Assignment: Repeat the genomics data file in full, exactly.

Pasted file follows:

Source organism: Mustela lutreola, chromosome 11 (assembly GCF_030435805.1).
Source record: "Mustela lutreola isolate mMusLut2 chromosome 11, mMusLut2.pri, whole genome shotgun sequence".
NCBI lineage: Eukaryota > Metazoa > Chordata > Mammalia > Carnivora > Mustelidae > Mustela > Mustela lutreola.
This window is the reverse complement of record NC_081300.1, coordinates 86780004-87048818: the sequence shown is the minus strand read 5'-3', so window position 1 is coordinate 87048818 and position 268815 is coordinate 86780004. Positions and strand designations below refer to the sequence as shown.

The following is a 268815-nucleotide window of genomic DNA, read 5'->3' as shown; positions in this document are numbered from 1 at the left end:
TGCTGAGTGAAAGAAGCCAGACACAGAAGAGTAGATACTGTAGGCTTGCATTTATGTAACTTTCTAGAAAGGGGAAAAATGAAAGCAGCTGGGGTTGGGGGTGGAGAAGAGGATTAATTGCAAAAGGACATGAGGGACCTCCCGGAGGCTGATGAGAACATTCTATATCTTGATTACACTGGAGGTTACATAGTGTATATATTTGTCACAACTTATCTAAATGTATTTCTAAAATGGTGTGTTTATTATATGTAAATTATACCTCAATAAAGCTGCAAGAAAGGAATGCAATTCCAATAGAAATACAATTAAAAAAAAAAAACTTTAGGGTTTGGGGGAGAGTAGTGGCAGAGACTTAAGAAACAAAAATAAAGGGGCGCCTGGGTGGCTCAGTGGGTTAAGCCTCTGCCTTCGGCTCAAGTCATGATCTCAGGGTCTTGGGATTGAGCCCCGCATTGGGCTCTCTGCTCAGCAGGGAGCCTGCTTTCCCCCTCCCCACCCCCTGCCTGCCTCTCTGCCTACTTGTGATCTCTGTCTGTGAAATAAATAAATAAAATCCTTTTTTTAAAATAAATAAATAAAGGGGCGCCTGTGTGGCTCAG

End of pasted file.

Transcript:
Source organism: Mustela lutreola, chromosome 11 (assembly GCF_030435805.1).
Source record: "Mustela lutreola isolate mMusLut2 chromosome 11, mMusLut2.pri, whole genome shotgun sequence".
NCBI lineage: Eukaryota > Metazoa > Chordata > Mammalia > Carnivora > Mustelidae > Mustela > Mustela lutreola.
This window is the reverse complement of record NC_081300.1, coordinates 86780004-87048818: the sequence shown is the minus strand read 5'-3', so window position 1 is coordinate 87048818 and position 268815 is coordinate 86780004. Positions and strand designations below refer to the sequence as shown.

The following is a 268815-nucleotide window of genomic DNA, read 5'->3' as shown; positions in this document are numbered from 1 at the left end:
TGCTGAGTGAAAGAAGCCAGACACAGAAGAGTAGATACTGTAGGCTTGCATTTATGTAACTTTCTAGAAAGGGGAAAAATGAAAGCAGCTGGGGTTGGGGGTGGAGAAGAGGATTAATTGCAAAAGGACATGAGGGACCTCCCGGAGGCTGATGAGAACATTCTATATCTTGATTACACTGGAGGTTACATAGTGTATATATTTGTCACAACTTATCTAAATGTATTTCTAAAATGGTGTGTTTATTATATGTAAATTATACCTCAATAAAGCTGCAAGAAAGGAATGCAATTCCAATAGAAATACAATTAAAAAAAAAAAACTTTAGGGTTTGGGGGAGAGTAGTGGCAGAGACTTAAGAAACAAAAATAAAGGGGCGCCTGGGTGGCTCAGTGGGTTAAGCCTCTGCCTTCGGCTCAAGTCATGATCTCAGGGTCTTGGGATTGAGCCCCGCATTGGGCTCTCTGCTCAGCAGGGAGCCTGCTTTCCCCCTCCCCACCCCCTGCCTGCCTCTCTGCCTACTTGTGATCTCTGTCTGTGAAATAAATAAATAAAATCCTTTTTTTAAAATAAATAAATAAAGGGGCGCCTGTGTGGCTCAG